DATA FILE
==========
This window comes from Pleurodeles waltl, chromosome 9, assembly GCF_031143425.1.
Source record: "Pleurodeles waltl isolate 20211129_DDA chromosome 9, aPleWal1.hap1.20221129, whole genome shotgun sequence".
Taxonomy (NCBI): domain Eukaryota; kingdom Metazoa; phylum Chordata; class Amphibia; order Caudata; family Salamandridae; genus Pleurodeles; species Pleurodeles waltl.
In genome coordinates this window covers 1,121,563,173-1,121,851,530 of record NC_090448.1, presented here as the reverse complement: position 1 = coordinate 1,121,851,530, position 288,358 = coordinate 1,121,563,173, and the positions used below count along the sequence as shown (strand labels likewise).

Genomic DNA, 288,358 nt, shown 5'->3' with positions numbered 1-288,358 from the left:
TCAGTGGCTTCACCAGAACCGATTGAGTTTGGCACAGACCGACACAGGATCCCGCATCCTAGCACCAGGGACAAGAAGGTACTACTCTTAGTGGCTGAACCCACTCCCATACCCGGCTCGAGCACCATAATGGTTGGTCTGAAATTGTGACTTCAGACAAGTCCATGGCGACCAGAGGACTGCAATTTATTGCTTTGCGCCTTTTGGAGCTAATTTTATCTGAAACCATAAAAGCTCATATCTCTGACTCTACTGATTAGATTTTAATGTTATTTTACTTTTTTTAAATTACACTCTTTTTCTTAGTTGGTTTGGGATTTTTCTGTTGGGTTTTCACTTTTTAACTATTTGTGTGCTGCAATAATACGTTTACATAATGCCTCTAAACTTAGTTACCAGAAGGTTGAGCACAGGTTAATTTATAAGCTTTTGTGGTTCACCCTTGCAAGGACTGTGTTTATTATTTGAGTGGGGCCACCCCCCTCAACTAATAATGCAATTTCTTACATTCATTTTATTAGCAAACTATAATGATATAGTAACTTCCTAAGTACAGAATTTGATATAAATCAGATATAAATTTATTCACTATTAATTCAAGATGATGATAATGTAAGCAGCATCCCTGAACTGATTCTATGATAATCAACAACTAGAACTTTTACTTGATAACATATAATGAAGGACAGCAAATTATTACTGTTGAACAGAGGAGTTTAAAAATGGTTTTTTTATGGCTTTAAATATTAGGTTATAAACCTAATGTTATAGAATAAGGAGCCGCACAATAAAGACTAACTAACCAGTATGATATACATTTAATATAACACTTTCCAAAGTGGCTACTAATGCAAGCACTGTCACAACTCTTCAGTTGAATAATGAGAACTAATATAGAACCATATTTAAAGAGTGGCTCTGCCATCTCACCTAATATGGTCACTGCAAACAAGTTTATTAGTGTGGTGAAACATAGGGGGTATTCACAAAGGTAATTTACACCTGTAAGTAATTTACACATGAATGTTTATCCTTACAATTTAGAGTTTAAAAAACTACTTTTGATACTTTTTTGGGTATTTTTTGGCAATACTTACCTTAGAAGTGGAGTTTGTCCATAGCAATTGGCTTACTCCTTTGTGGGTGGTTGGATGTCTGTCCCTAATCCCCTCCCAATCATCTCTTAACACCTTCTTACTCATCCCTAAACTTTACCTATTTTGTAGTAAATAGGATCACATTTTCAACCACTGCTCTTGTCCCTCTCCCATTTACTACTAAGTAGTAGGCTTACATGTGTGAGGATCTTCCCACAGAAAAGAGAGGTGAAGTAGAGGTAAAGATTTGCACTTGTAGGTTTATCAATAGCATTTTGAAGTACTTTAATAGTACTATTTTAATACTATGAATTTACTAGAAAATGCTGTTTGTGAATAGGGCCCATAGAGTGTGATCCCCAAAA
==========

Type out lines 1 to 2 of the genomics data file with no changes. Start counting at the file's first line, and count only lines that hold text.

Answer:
This window comes from Pleurodeles waltl, chromosome 9, assembly GCF_031143425.1.
Source record: "Pleurodeles waltl isolate 20211129_DDA chromosome 9, aPleWal1.hap1.20221129, whole genome shotgun sequence".